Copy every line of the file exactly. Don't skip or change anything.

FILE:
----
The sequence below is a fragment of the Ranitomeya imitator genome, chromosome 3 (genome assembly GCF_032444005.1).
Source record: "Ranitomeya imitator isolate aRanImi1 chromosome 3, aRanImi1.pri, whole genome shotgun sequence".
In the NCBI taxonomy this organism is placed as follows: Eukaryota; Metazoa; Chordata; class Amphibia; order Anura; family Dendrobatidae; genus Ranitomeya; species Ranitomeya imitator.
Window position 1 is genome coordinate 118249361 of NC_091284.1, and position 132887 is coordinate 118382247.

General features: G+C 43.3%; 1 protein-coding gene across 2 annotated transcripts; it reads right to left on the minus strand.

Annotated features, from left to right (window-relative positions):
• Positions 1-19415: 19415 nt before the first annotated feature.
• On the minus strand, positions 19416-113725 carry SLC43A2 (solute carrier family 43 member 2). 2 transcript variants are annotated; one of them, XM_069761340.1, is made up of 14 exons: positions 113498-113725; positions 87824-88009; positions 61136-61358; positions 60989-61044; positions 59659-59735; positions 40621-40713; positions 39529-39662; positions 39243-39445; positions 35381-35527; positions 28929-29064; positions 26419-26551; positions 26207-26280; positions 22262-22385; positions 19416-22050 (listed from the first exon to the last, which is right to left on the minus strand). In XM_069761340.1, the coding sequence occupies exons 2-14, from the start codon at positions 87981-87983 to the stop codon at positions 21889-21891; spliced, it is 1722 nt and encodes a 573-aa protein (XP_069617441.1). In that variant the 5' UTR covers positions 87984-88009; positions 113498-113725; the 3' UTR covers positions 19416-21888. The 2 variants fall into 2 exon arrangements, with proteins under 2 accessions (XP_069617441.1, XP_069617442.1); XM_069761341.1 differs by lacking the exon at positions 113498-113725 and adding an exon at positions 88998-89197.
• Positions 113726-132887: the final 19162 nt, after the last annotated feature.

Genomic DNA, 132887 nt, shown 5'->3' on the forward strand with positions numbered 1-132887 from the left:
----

The sequence below is a fragment of the Ranitomeya imitator genome, chromosome 3 (genome assembly GCF_032444005.1).
Source record: "Ranitomeya imitator isolate aRanImi1 chromosome 3, aRanImi1.pri, whole genome shotgun sequence".
In the NCBI taxonomy this organism is placed as follows: Eukaryota; Metazoa; Chordata; class Amphibia; order Anura; family Dendrobatidae; genus Ranitomeya; species Ranitomeya imitator.
Window position 1 is genome coordinate 118249361 of NC_091284.1, and position 132887 is coordinate 118382247.

General features: G+C 43.3%; 1 protein-coding gene across 2 annotated transcripts; it reads right to left on the minus strand.

Annotated features, from left to right (window-relative positions):
• Positions 1-19415: 19415 nt before the first annotated feature.
• On the minus strand, positions 19416-113725 carry SLC43A2 (solute carrier family 43 member 2). 2 transcript variants are annotated; one of them, XM_069761340.1, is made up of 14 exons: positions 113498-113725; positions 87824-88009; positions 61136-61358; positions 60989-61044; positions 59659-59735; positions 40621-40713; positions 39529-39662; positions 39243-39445; positions 35381-35527; positions 28929-29064; positions 26419-26551; positions 26207-26280; positions 22262-22385; positions 19416-22050 (listed from the first exon to the last, which is right to left on the minus strand). In XM_069761340.1, the coding sequence occupies exons 2-14, from the start codon at positions 87981-87983 to the stop codon at positions 21889-21891; spliced, it is 1722 nt and encodes a 573-aa protein (XP_069617441.1). In that variant the 5' UTR covers positions 87984-88009; positions 113498-113725; the 3' UTR covers positions 19416-21888. The 2 variants fall into 2 exon arrangements, with proteins under 2 accessions (XP_069617441.1, XP_069617442.1); XM_069761341.1 differs by lacking the exon at positions 113498-113725 and adding an exon at positions 88998-89197.
• Positions 113726-132887: the final 19162 nt, after the last annotated feature.

Genomic DNA, 132887 nt, shown 5'->3' on the forward strand with positions numbered 1-132887 from the left: